Tying up the loose ends before moving to France


images-3With our departure date only a month and four days away, it’s time to go to Chicago to get (another) long-stay visa that will allow me to live and work in France for a year.  During the first year, I plan to apply for French citizenship.  This time last year I went to Chicago for the same exact visa.  Turns out I didn’t need it after all, but I said it last year, and I’ll say it again.  French bureaucracy  may have a reputation for making official procedures as difficult as possible, but the people who work at the French Consulate in Chicago are really, really helpful.  I do think that it helps that I write all of my emails to them in French.  Perhaps if I were writing them in English I wouldn’t make such a good impression, and they may be less willing to take the time to help me.  They literally located all of the documents I will need for my visa.  I just have to show up with my passport, a few photos, and an envelope for them to send my passport with the visa inside back to me.

This time last year, we had big plans to move to France.  We were hoping to sell our house quickly and move to France during the summer.  As it turns out, our house didn’t sell until October, so back in August we made the decision to spend another year in St. Louis.  Life doesn’t always work out the way we would have hoped, but in retrospect, having this extra year to get our affairs in order has been very advantageous for us.  It’s given us more time to think about what the next step will be, and I’m not just talking about where we will live.

For example, I’ve been spending a LOT of time trying to get my online language school website up and running, and hopefully it will take off during the first year.  I’m also working a lot on a second blog, Learn French With Jennifer and recording French language videos for my YouTube channel.  This is so much fun, it’s truly exhilarating!  I never knew how great it would feel to create something of my own.  Have any of you created Internet based businesses?  I’d love to hear about it if you have, because I only have one and a half more weeks left of working as a high school French teacher.  I also need to come up with a name for my French & English language school, so feel free to share if you have any ideas🙂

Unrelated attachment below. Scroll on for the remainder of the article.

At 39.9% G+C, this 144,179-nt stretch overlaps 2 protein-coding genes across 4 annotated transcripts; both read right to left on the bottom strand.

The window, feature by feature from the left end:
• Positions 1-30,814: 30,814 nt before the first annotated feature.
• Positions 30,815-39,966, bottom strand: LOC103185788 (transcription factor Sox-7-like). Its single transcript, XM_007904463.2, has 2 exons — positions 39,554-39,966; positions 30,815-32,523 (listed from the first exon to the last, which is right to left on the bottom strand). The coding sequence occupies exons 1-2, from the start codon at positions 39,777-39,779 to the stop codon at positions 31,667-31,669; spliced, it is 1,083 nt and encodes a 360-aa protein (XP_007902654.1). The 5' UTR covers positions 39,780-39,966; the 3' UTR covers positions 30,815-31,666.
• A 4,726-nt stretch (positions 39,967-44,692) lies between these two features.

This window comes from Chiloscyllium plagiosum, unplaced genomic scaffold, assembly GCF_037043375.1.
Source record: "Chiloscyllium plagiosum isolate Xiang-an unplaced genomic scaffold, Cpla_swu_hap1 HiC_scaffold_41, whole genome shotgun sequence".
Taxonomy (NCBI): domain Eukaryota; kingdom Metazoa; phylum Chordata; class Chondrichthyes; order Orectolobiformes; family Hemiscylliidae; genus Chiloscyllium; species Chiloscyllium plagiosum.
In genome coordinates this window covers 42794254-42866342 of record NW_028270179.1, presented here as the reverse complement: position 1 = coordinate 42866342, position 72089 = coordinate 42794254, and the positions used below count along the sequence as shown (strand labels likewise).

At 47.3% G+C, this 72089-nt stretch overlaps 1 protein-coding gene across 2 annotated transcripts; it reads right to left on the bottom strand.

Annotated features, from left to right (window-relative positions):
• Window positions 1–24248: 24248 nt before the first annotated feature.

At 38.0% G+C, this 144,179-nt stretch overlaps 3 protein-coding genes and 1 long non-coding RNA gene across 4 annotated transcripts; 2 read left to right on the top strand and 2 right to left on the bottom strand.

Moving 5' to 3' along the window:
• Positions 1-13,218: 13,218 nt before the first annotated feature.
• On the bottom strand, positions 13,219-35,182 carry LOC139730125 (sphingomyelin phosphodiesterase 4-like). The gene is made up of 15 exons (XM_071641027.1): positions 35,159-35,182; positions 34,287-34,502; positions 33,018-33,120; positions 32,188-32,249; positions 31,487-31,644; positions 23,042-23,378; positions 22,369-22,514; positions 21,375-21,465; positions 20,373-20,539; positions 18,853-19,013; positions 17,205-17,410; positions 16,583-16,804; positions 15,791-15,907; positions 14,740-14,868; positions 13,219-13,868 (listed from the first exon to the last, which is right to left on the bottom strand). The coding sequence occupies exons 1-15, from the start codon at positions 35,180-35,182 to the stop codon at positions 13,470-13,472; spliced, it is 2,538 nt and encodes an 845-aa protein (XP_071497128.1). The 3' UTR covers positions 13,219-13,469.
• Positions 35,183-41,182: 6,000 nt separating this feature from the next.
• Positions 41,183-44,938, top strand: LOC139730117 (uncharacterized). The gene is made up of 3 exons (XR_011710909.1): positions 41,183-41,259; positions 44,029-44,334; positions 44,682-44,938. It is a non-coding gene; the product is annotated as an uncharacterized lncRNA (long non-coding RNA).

13 thoughts on “Tying up the loose ends before moving to France”

  1. Good luck there! It sucks you have to fly all the way back to Chicago and do this renewal. Will you still have your French teacher position for another year?

    1. Thank you! And it’s not so bad actually, because right now we are still in St. Louis, so Chicago isn’t that far away. I will not have the same position as French teacher next year because we’re moving🙂

      1. We will be in the south, in Béziers. It’s near Montpellier. But my husband is from Paris and his mom and sister still live there, so we’ll probably visit them often.

      2. We leave Paris in July to go down South. Our visa will expire in February next year, and we plan on extending it. It’s not a permanent thing to live abroad, but we’d like to stay a little bit longer if we can get another place in Nice after our lease is up in January. We’re kind of taking it one step at a time. All we know is we’re not ready to go back to the states!

  2. Though it has been five and a half years, I do remember the excitement.
    I worked with the French Consulate in San Francisco and they were exceptional and it wasn’t because of my language skills. You are fortunate to be able to obtain citizenship. After more than five years, I am still classified as a visitor. Getting that status to change is monumental.
    You were wise to get the visa as from what I am told and what I have seen online, you must have it before you arrive so that hasn’t changed since I came here.
    I wish you all the best in your journey.

    1. I remember learning all of the details about the visa last year, but I’ll have to refresh my memory. I know I need it before arriving in France, but I’m not sure what I have to do once I’m there. Thanks for the well wishes🙂

  3. We showed up in France (2004) and then worked backwards! Got my visa there, but there was no problem. Just persistence at the Prefecture. As I understand it, getting your citizenship is pretty easy (compared to getting it here in the US! and cheaper–much cheaper!) in France, and it will be much easier traveling if the whole family has the “same” passports. Good luck, and just remember to be very NICE to the people at the prefecture during this process. It goes a long way. I witnessed 2 events where the cops pulled people out of there who were arguing with the clerks, and I felt like their applications probably found their way to the trash after that! If you think of a totally weird question that you can’t find an answer to, I am married to a French guy, lived there for 5 years, and am working on moving back, I LOVE France, and I would love to help out if you have questions.🙂 Bon Courage!

    1. As the old saying goes, you catch more flies with honey than with vinegar. I’ll remember that when I go to the prefecture🙂 In reply to a different comment you made, I just asked you if you are living in France now, so I’ve found the answer! Or I think I have…. You’re married to a French guy, you lived in France for five years, you’re back in the US now, but looking to get back to France? How exciting!! Where are you wanting to live when you go back?

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